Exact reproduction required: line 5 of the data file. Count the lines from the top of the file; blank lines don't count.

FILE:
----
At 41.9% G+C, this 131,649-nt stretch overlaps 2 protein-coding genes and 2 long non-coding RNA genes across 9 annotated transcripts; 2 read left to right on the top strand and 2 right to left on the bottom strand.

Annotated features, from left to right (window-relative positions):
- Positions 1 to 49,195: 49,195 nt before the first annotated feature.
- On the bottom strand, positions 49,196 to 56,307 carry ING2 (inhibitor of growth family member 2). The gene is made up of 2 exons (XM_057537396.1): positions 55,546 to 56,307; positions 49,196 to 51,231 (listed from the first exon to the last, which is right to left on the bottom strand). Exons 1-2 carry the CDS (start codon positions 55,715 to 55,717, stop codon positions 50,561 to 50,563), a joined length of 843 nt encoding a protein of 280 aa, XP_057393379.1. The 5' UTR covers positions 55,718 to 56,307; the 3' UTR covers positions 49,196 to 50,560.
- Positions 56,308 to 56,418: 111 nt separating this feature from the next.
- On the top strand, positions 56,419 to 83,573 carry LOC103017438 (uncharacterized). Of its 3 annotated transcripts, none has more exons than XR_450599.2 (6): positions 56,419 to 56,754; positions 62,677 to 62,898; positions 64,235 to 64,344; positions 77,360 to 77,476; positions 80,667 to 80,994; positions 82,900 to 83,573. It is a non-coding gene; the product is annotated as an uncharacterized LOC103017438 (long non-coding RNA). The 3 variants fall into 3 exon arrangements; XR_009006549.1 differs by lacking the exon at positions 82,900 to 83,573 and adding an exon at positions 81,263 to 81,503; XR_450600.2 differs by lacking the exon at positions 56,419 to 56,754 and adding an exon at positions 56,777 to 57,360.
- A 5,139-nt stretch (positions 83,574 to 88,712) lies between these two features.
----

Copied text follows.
- Positions 56,308 to 56,418: 111 nt separating this feature from the next.